New Zealand’s seas are part of the vast interconnected system of water that makes up Earth’s ocean, covering about 70 percent of the planet. The ocean is part of a very complex natural system, which for thousands of years has provided the planet with a stable climate favourable to human life. Two critical roles the ocean has in the climate system are the capture and storage of carbon and the regulation of global temperature.
This chapter is about human activities that, on a global scale, are changing the ocean and wider climate system, including here in New Zealand. Global greenhouse gas emissions are increasing the concentration of these gases in the atmosphere, warming the atmosphere and ocean, and causing sea levels to rise. As well as having a warming effect, some of the additional atmospheric carbon dioxide is being absorbed by the ocean, causing it to acidify.
Ocean acidification and a warmer ocean are serious threats to New Zealand’s marine ecosystems, and subsequently, to commercial and recreational fishing and aquaculture.
We report on global greenhouse gas emissions, concentrations of greenhouse gases in the atmosphere, ocean acidification, sea-surface temperature, and coastal sea levels.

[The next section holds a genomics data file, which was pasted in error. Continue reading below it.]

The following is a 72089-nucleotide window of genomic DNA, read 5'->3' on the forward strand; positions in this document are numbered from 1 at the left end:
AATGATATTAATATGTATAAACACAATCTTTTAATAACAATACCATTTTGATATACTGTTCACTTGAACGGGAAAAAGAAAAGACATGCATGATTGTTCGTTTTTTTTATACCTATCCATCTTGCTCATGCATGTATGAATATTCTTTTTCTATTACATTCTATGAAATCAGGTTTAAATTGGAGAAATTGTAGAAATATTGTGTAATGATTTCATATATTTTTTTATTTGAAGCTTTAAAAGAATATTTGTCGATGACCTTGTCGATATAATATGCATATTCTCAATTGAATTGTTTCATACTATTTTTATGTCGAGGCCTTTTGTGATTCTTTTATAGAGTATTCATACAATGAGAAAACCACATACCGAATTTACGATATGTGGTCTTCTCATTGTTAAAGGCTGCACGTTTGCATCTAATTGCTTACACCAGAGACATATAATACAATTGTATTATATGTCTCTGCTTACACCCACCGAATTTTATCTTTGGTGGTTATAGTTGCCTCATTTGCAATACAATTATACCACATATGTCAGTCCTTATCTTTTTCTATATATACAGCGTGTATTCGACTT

Greenhouse gas emissions are causing ocean acidification and warming
The world’s oceans are absorbing some of the additional carbon dioxide in the atmosphere from global carbon dioxide emissions, causing them to become more acidic. New Zealand’s ocean waters are also becoming more acidic.
Ocean acidification will continue for generations as long as substantial carbon dioxide emissions continue. In the future, ocean acidification may cause widespread harm to species and ecosystems across our marine environment.
High concentrations of global greenhouse gas emissions are warming the planet, including the world’s oceans. New Zealand’s oceans are warming at a similar rate as the world’s oceans.
Ocean warming will continue for centuries to millennia even if atmospheric greenhouse gas concentrations are stabilised. Ocean warming may extend or reduce the range of marine species and modify marine habitats. In the future it may cause widespread harm to marine ecosystems. Ocean warming is a primary cause of rising sea levels.